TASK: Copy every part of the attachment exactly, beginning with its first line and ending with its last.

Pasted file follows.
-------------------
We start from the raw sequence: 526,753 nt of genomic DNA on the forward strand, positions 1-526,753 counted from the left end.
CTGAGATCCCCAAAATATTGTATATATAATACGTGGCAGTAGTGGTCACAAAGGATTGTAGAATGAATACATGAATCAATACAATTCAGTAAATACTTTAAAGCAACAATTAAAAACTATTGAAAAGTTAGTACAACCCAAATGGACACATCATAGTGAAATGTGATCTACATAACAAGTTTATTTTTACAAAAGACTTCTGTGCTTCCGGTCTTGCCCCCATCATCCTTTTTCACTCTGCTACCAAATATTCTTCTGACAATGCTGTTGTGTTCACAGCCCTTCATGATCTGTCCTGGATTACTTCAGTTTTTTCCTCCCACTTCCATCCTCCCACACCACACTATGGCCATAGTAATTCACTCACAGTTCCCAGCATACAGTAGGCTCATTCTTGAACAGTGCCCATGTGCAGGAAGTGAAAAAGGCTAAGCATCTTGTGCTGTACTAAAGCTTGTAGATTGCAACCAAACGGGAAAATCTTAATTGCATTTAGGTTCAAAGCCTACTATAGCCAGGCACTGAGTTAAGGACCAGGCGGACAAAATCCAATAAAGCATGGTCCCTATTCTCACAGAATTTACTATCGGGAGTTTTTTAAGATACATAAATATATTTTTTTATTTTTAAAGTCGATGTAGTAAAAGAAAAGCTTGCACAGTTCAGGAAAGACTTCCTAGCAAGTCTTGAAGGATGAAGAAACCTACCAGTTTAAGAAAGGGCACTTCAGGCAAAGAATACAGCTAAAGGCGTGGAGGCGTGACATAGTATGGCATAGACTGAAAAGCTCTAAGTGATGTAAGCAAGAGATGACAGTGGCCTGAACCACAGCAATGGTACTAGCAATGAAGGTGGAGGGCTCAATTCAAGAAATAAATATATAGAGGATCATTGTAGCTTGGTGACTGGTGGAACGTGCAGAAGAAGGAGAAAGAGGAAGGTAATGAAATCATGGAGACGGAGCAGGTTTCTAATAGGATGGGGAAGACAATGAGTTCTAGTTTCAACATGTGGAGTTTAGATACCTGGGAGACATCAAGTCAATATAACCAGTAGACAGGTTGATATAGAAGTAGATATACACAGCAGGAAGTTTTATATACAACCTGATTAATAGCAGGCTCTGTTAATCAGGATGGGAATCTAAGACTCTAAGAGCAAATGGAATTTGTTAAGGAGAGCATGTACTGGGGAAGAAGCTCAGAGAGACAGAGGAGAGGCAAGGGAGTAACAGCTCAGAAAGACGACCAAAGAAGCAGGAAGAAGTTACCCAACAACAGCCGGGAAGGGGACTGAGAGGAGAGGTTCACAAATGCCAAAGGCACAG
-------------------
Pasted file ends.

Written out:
We start from the raw sequence: 526,753 nt of genomic DNA on the forward strand, positions 1-526,753 counted from the left end.
CTGAGATCCCCAAAATATTGTATATATAATACGTGGCAGTAGTGGTCACAAAGGATTGTAGAATGAATACATGAATCAATACAATTCAGTAAATACTTTAAAGCAACAATTAAAAACTATTGAAAAGTTAGTACAACCCAAATGGACACATCATAGTGAAATGTGATCTACATAACAAGTTTATTTTTACAAAAGACTTCTGTGCTTCCGGTCTTGCCCCCATCATCCTTTTTCACTCTGCTACCAAATATTCTTCTGACAATGCTGTTGTGTTCACAGCCCTTCATGATCTGTCCTGGATTACTTCAGTTTTTTCCTCCCACTTCCATCCTCCCACACCACACTATGGCCATAGTAATTCACTCACAGTTCCCAGCATACAGTAGGCTCATTCTTGAACAGTGCCCATGTGCAGGAAGTGAAAAAGGCTAAGCATCTTGTGCTGTACTAAAGCTTGTAGATTGCAACCAAACGGGAAAATCTTAATTGCATTTAGGTTCAAAGCCTACTATAGCCAGGCACTGAGTTAAGGACCAGGCGGACAAAATCCAATAAAGCATGGTCCCTATTCTCACAGAATTTACTATCGGGAGTTTTTTAAGATACATAAATATATTTTTTTATTTTTAAAGTCGATGTAGTAAAAGAAAAGCTTGCACAGTTCAGGAAAGACTTCCTAGCAAGTCTTGAAGGATGAAGAAACCTACCAGTTTAAGAAAGGGCACTTCAGGCAAAGAATACAGCTAAAGGCGTGGAGGCGTGACATAGTATGGCATAGACTGAAAAGCTCTAAGTGATGTAAGCAAGAGATGACAGTGGCCTGAACCACAGCAATGGTACTAGCAATGAAGGTGGAGGGCTCAATTCAAGAAATAAATATATAGAGGATCATTGTAGCTTGGTGACTGGTGGAACGTGCAGAAGAAGGAGAAAGAGGAAGGTAATGAAATCATGGAGACGGAGCAGGTTTCTAATAGGATGGGGAAGACAATGAGTTCTAGTTTCAACATGTGGAGTTTAGATACCTGGGAGACATCAAGTCAATATAACCAGTAGACAGGTTGATATAGAAGTAGATATACACAGCAGGAAGTTTTATATACAACCTGATTAATAGCAGGCTCTGTTAATCAGGATGGGAATCTAAGACTCTAAGAGCAAATGGAATTTGTTAAGGAGAGCATGTACTGGGGAAGAAGCTCAGAGAGACAGAGGAGAGGCAAGGGAGTAACAGCTCAGAAAGACGACCAAAGAAGCAGGAAGAAGTTACCCAACAACAGCCGGGAAGGGGACTGAGAGGAGAGGTTCACAAATGCCAAAGGCACAG